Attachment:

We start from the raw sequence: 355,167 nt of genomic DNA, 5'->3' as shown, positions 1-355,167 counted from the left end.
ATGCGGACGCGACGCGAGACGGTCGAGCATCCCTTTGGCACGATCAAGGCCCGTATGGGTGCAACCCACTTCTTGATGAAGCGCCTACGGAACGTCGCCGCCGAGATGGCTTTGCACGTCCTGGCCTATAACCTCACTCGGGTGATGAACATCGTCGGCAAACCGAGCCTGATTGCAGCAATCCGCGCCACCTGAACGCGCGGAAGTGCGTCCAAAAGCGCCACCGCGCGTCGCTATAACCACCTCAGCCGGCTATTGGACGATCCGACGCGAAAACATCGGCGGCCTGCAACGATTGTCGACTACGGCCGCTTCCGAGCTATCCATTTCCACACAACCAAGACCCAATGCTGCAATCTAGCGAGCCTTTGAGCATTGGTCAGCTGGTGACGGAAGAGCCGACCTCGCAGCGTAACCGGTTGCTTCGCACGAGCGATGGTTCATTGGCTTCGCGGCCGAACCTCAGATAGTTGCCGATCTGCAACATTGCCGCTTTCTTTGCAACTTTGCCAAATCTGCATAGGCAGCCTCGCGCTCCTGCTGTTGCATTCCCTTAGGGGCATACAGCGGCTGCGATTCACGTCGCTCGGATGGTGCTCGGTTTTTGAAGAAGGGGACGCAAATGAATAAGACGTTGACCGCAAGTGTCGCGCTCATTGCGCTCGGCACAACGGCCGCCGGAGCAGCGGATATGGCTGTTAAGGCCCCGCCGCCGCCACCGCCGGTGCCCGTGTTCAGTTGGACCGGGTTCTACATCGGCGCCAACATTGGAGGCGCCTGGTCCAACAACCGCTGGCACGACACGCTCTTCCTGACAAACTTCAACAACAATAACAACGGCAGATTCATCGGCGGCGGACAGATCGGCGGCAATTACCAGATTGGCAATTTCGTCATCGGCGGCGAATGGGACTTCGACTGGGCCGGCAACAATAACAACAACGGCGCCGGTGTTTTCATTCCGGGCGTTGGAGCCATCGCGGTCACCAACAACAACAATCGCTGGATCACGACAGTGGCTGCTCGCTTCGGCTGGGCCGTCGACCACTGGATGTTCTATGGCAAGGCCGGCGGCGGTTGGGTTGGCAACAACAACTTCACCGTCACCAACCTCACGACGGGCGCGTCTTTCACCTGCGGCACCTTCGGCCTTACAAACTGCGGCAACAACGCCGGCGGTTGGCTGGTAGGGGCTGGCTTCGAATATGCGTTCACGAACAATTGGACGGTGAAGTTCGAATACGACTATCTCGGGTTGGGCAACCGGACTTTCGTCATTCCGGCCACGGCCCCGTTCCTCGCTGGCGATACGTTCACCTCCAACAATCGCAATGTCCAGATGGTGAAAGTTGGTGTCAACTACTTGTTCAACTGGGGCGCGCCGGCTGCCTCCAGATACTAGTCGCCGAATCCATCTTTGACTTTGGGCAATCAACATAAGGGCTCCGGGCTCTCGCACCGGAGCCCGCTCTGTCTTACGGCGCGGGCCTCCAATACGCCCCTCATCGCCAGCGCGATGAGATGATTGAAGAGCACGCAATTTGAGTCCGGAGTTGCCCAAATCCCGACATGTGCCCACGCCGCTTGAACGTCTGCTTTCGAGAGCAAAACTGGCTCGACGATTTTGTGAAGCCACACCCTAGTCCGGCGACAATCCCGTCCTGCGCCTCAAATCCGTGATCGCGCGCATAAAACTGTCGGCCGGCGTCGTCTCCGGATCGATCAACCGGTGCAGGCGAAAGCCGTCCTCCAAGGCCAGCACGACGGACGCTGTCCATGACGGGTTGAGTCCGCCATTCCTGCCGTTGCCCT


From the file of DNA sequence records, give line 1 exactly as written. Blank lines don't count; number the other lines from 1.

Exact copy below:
We start from the raw sequence: 355,167 nt of genomic DNA, 5'->3' as shown, positions 1-355,167 counted from the left end.